Imaging & Detector Industry Report

June 1, 2001
Rohm becomes the latest licensee of Kodak's OLED technology; Heico buys Analog Modules Inc. for $15.6 million; DuPont licenses its own technology from Motorola for LCDs...

Rohm becomes the latest licensee of Kodak's OLED technology
Eastman Kodak Company (Rochester, NY) has licensed its organic light-emitting diode (OLED) technology to Rohm Co. Ltd. (Kyoto, Japan) for use in passive-matrix flat-panel-display applications. As part of the agreement, Kodak will grant Rohm a nonexclusive right to use its OLED technology, including manufacturing processes and device structures, to manufacture and sell passive monochrome and color displays. Rohm can also purchase Kodak's OLED materials for use in manufacturing the displays. Rohm plans to conduct R&D, as well as the initial mass production of OLED displays, in a new facility to be completed by summer of this year. The company aims to complete the development of OLED displays by 2002 and then enter into commercial production. Rohm's production volume and sales will be set according to the trends of the market at the time.

Heico buys Analog Modules Inc. for $15.6 million
Heico Corp. (Miami, FL) announced that its electronic technologies group has acquired Analog Modules Inc. (AMI; Orlando, FL), a designer and manufacturer of electronic products mostly for use in the laser and electro-optics industries, for $15.6 million. AMI products include photodetector-amplifier modules as well as hybrid laser-rangefinder receivers, amplifiers, flashlamp drivers, and diode drivers and power supplies; its products serve military, medical, scientific, and industrial markets. Heico expects the acquisition to be accretive to its earnings per share. Heico has also stated that AMI's entire senior management team will be remaining with AMI and that it does not expect any employee turnover as a result of the acquisition.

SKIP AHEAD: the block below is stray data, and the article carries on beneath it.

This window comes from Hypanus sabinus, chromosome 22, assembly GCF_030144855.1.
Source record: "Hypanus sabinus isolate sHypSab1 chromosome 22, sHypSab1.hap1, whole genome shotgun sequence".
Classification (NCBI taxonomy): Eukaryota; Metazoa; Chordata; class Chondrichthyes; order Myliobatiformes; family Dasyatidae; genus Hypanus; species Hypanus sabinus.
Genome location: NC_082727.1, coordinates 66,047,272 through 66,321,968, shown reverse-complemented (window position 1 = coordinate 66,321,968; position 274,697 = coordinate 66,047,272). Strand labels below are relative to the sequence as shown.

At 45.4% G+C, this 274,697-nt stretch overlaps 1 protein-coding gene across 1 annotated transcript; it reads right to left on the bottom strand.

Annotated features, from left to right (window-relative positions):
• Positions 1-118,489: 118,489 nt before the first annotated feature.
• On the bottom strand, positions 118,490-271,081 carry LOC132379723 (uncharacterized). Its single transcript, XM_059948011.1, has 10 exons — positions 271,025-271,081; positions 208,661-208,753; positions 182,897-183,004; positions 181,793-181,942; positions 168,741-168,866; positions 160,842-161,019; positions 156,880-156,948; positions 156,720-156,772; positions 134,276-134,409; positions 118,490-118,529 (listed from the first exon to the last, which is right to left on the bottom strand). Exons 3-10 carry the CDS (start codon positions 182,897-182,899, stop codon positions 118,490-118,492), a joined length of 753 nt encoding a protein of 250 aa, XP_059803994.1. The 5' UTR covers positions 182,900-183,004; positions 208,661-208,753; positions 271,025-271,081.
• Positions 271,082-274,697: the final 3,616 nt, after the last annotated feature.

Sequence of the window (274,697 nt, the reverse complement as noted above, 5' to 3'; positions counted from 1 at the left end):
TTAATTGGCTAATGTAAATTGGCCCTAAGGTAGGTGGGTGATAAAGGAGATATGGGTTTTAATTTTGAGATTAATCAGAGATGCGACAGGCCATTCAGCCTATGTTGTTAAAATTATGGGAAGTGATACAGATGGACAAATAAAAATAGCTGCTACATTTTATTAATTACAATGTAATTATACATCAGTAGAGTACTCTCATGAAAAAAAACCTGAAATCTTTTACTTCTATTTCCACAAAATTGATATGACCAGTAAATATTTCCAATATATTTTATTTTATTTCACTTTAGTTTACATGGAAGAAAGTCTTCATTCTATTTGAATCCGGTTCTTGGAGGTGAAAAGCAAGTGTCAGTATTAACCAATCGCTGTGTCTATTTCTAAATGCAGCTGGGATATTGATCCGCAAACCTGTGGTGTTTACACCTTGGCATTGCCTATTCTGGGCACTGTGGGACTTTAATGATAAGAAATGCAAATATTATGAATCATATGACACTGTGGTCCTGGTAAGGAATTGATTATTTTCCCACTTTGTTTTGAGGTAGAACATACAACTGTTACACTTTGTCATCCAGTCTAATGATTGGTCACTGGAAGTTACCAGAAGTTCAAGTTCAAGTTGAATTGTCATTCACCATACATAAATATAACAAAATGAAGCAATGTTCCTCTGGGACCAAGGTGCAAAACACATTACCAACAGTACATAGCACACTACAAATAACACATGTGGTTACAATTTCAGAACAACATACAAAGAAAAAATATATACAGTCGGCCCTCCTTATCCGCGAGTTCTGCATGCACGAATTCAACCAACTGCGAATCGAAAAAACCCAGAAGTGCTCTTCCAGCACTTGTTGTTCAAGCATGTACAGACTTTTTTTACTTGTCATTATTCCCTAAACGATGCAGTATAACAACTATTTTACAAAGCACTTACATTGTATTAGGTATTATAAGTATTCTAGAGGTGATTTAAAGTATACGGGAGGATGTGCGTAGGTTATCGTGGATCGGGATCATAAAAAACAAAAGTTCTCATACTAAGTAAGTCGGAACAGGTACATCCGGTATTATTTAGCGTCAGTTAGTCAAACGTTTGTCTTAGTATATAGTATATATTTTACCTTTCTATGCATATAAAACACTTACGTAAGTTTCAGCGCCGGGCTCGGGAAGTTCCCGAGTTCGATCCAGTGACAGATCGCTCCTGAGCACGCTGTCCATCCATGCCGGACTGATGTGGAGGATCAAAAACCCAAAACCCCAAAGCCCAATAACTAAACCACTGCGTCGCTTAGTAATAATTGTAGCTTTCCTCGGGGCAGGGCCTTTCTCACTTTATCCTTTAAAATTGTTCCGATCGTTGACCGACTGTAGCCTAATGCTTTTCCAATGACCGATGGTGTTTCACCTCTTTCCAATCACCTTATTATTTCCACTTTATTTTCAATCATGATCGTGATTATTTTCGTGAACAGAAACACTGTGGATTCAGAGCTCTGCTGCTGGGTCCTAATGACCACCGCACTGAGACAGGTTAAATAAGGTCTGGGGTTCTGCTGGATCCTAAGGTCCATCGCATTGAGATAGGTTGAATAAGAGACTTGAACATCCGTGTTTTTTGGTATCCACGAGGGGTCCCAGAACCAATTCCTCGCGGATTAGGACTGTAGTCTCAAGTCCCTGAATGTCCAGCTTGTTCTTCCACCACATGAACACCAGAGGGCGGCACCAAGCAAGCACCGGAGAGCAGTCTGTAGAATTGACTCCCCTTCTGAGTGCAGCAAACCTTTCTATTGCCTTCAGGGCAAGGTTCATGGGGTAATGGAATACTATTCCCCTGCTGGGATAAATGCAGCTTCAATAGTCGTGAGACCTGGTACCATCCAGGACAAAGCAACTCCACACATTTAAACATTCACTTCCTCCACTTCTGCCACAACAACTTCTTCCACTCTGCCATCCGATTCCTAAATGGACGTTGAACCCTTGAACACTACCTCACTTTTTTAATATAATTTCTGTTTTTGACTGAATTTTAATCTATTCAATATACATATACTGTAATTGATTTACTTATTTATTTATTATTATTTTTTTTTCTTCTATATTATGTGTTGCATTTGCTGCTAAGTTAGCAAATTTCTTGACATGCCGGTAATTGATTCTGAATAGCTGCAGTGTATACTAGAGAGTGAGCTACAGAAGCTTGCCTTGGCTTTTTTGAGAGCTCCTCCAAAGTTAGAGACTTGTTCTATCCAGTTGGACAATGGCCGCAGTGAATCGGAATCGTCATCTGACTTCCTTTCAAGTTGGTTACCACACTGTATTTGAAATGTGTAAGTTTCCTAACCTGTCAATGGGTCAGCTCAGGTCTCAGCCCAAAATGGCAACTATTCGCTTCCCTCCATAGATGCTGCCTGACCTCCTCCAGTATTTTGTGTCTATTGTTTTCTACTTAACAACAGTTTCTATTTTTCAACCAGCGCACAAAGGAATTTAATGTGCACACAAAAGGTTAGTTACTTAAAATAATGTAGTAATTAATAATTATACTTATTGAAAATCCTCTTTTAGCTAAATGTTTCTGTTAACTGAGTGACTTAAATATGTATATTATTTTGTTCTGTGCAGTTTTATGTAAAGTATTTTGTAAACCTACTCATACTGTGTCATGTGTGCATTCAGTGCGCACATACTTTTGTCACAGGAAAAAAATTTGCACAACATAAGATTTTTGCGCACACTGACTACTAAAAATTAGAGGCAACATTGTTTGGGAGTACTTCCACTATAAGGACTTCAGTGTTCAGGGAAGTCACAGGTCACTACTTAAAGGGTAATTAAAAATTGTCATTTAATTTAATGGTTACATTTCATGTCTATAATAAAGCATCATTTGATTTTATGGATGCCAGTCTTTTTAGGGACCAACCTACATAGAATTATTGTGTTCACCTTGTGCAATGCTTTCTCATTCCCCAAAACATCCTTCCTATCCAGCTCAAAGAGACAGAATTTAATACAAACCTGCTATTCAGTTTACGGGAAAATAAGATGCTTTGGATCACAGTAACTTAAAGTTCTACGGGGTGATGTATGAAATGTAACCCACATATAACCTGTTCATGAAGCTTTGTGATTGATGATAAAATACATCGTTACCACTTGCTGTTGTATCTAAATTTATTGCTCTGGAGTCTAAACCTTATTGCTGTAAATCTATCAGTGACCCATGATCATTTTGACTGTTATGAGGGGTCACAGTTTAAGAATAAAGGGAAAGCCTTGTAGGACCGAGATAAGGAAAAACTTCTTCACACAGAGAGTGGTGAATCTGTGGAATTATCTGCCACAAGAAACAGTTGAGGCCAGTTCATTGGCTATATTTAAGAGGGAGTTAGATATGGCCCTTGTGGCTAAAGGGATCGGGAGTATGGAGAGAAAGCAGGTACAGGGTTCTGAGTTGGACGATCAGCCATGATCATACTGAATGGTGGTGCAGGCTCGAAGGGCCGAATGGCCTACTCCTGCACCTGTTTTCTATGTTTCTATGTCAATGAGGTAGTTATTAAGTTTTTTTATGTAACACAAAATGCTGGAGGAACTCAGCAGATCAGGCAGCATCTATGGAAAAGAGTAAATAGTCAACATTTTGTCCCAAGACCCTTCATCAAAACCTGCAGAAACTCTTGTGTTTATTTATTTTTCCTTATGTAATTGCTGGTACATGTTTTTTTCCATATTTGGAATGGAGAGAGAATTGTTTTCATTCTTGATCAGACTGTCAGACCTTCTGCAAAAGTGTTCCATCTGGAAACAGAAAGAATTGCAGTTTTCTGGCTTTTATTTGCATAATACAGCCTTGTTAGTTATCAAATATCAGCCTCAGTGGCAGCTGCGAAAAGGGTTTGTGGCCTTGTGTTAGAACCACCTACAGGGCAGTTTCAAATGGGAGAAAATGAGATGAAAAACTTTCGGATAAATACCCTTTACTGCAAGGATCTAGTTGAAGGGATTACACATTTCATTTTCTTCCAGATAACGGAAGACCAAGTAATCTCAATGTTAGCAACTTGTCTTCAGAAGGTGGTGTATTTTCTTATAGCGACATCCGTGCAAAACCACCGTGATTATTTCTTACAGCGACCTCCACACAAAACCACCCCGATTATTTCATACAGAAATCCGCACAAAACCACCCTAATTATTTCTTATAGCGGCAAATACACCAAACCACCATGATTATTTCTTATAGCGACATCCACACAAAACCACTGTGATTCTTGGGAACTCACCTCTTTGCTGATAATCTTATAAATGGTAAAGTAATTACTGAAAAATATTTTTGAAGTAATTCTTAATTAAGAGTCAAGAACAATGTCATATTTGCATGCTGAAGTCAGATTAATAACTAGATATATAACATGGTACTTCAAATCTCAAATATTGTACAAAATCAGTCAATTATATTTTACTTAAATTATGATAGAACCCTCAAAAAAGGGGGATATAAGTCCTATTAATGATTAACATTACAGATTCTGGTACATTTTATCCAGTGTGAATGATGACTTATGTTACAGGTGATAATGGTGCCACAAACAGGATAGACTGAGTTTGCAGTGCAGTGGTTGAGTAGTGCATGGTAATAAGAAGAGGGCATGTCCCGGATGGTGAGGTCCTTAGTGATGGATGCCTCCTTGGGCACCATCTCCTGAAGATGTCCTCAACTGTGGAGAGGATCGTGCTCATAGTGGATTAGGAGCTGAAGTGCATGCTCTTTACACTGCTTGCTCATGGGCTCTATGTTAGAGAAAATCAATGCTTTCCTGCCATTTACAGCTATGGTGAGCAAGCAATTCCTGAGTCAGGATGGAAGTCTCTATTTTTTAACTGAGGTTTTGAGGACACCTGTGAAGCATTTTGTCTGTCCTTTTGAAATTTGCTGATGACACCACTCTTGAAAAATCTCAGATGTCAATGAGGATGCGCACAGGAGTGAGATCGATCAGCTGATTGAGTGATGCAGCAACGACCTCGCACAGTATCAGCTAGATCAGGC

DuPont licenses its own technology from Motorola for LCDs
DuPont Holographics Inc. (Logan, UT), a subsidiary of DuPont (Wilmington, DE), has secured a long-term license agreement with Motorola (Tempe, AZ) for the worldwide rights to market holographic reflectors for use in liquid-crystal displays (LCDs) on small, mobile consumer devices. Until now, only Motorola—which owns a patent on this technology combination—had the right to use DuPont's holographic reflectors for display-brightness enhancement in cellular phones and pagers. Motorola received a patent for the use of holographic reflectors with LCDs in 1997. DuPont now has the right to broadly market holographic reflectors for usage in LCDs for all applications, including radio-frequency products. Holographic reflectors provide a bright-green display background; other colors, including red and blue, are currently under development. The reflectors also help combat glare.

ViewSonic licenses projection illumination technology from Cogent
ViewSonic Corp. (Walnut, CA), a provider of flat-panel and other displays, has licensed illumination technology from Cogent Light Technologies (Santa Clarita, CA) for use in front- and rear-projection digital displays. The technology involves collecting and launching high-intensity light into exceptionally small single or multiple targets. Incorporating this technology in future generations of projection digital displays should produce brighter high-resolution displays. Such displays will include releases of high-definition televisions, smart televisions, and computer monitors utilizing liquid-crystal-on-silicon (LCOS) imagers beginning in 2002. Cogent Light will work closely with the recently acquired ViewSonic subsidiary Advanced Digital Optics Inc. (Westlake Village, CA) to design and develop the light engines to be used in the newest generation of projection displays. The designs could help drive a market shift to LCOS technologies and smaller imagers.

Also in the news. . .
Essex Corp. (Columbia, MD) was awarded a $1-million contract by the Department of Defense to further develop its optoelectronic image processors. . . . Microvision Inc. (Bothell, WA) won an additional $7.5 million from the US Army to improve the efficiency of microdisplay-containing helmets for use in helicopters. . . . Hankuk Glass Industries (Seoul, Korea) will mass-produce suspended-particle device light-valve film developed by Research Frontiers Inc. (Woodbury, NY) for uses that include large-area displays.

John Wallace

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